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Discussion Starter · #1 ·
First number 3116 with 548 stamped on bottom
Second 457 406 with 046 stamped on bottom
Third 35783 with 548 stamped on bottom
I have no idea what these moulds are as far as weight or bullet design but I would like to know a little more about them. They are in older looking orange cardboard boxes that still have ideal stamped on them. I understand 311 would be bore size but what weight and design. Thanks for any input. Sharps-Nut
 

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I found 457 406 in a lyman book from the early 70's. It is a .45(rifle) bullet designed for a gas check with a nominal weight of 475 grains.
 

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Gutshot, the easiest way to determine what they are is to cast a few, measure them, weigh them, and compare them to other bullets. :D Omaha
 

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Discussion Starter · #5 ·
old moulds

These moulds are for sale on ebay. All were available for one money. The price for all three was less than 40.00. help yourseves if you need them.
 

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I asked floodgate and he responded that the lower numbers are pair matching numbers, provided that they appear on both blocks.
The 3116 was designed by Beardsley of the Bridgepost Implement Co. sometime before 1897 and appeared in Ideal HB #9 as 3096 and on until 1958. Floodgate says that the weight was not given, but looks like 100-110 grains, with a broad lower grease groove, with the option of a lighter short-cherried version likely available.

Now what I wonder about is the 35783. My books show mould 83 as 37583, a .375 short range for the .38-55FP two groove pb. for 7 gr Du Pont SR 4759 or 5 gr Hercules Unique.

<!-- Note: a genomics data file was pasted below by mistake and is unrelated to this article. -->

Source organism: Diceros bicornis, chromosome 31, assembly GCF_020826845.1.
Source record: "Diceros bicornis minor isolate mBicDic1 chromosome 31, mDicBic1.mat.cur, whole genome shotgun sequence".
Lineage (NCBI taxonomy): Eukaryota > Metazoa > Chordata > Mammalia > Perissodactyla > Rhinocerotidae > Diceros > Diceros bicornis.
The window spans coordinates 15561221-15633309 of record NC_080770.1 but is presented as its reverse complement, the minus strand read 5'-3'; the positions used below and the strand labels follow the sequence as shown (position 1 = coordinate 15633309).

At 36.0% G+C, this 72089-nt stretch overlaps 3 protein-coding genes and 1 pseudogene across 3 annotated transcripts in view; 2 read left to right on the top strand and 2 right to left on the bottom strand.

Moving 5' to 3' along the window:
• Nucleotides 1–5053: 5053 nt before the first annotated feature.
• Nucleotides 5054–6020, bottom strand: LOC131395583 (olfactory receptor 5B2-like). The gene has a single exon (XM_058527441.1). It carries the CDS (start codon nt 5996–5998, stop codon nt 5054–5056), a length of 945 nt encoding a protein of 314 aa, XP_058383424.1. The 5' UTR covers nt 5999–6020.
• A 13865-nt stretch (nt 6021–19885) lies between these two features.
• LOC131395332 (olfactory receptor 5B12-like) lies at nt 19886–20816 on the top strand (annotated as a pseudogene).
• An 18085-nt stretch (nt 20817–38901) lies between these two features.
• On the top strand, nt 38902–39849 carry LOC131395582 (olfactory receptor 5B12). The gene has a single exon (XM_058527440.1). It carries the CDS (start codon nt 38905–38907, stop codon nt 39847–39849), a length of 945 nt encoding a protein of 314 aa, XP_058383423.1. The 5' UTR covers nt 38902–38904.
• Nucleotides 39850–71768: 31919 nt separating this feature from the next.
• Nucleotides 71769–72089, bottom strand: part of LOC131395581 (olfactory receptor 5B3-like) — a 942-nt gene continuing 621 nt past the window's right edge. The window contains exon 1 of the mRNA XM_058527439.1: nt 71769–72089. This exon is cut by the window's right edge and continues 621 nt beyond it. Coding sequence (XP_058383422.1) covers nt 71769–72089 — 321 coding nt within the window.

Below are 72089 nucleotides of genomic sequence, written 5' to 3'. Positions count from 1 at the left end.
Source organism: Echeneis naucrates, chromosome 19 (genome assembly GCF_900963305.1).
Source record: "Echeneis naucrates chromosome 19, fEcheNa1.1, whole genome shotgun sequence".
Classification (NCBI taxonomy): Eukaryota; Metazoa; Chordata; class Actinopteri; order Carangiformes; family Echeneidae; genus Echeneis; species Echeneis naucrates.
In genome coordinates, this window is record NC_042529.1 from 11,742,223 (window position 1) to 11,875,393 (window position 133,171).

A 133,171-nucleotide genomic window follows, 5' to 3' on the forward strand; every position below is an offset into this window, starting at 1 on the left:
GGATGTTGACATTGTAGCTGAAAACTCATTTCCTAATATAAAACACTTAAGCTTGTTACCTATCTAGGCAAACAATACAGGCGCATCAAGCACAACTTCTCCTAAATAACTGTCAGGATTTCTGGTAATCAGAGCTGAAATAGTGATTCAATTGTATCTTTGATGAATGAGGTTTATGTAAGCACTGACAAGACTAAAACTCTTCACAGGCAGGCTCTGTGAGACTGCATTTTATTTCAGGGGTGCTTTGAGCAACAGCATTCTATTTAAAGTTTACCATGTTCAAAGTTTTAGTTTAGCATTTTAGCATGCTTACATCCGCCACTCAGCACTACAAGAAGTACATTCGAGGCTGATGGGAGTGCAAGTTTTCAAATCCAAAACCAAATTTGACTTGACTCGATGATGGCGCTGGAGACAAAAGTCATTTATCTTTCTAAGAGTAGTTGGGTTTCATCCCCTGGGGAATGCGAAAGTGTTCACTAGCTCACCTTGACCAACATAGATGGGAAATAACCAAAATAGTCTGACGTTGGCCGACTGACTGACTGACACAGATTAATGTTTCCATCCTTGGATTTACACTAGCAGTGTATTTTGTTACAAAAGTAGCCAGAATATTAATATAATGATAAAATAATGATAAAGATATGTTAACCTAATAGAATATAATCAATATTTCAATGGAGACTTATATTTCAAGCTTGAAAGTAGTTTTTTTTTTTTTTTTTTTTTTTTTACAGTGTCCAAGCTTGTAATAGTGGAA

We need to ask floodgate to tell us if this Ideal number was reassigned.
And when will the book be out?
Regards to all from Grayest California,
Ross
 

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Yeah, I can't find 35783 in Lyman's 1st (1958), 2nd (1974) or 3rd (1980) editions of its cast bullet handbooks.
Can't find it in the 1938 or 1957 Stoeger gun books, either.
I believe it's a misprint.
The 37583 is a short range bullet originally made for the .38-55 with very light charges of smokeless powder. Its design probably dates to the early 1900s.
Cast of pure, soft lead it may also be used as-is in the .36-caliber cap and ball revolver. Frankly, I've only seen 37583 bullets sold in pure lead, in black powder shops, for use in such revolvers.
Never seen it used in any rifles.
It's really not a good bullet for the .36 cap and ball, though. It lacks a reduced diameter heel on the base, making it difficult to get the bullet to sit up straight before ramming onto the black powder charge.
I bought and tried some 37583 in my Colt 2nd generation (circa 1981) 1851 Navy some years back.
It was too long to fit under the rammer, so I had to remove the cylinder, tap the bullet down a bit with a brass-faced mallet (never use any spark-producing metal around gunpowder!) and then put the cylinder back in the revolver to finish ramming.
Obviously, tapping a hand-held, greasy bullet into the chamber is not conducive to accuracy; it's almost impossible to tap it in straight.
It might work in the 1861 Colt Navy, which has a larger cutout in the frame for use with conical bullets.
But really, if you want to use conical bullets in the .36 (or the .44) order the Lee mould made specifically for these revolvers. It's designed with an undersized heel, to allow easy loading.
Enny-wayyyyyyy :roll:
If that mould is, indeed, the .37583 then it would be useful for a small game bullet --- when cast of wheelweights or harder alloy --- in the .38-55, .38-56 Winchester, .38-72 Winchester, .375 Winchester, .378 Weatherby, .375 Holland & Holland, .375 Dakota, .375 Canadian Magnum, .375 A-Square, etc.
Might be useful to carry a few of these loads in your hunting coat to knock off a rabbit or grouse you blunder across while hunting big game, to add to the pot back at camp.
When I say it would be useful when cast of wheelweight or harder alloys, this assumes that a small amount of a quick-burning smokeless powder would be used (Unique, Bullseye, W231, etc.) as the propellant.
If black powder is used, the bullet is best cast of very soft lead, with a black powder lubricant. Alox-based lubricants, or any petroleum-based bullet lubricants, when mixed with black powder create a hard, tarry fouling.
Besides, I can't forsee anyone wishing to use black powder in a .375 Magnum.
 
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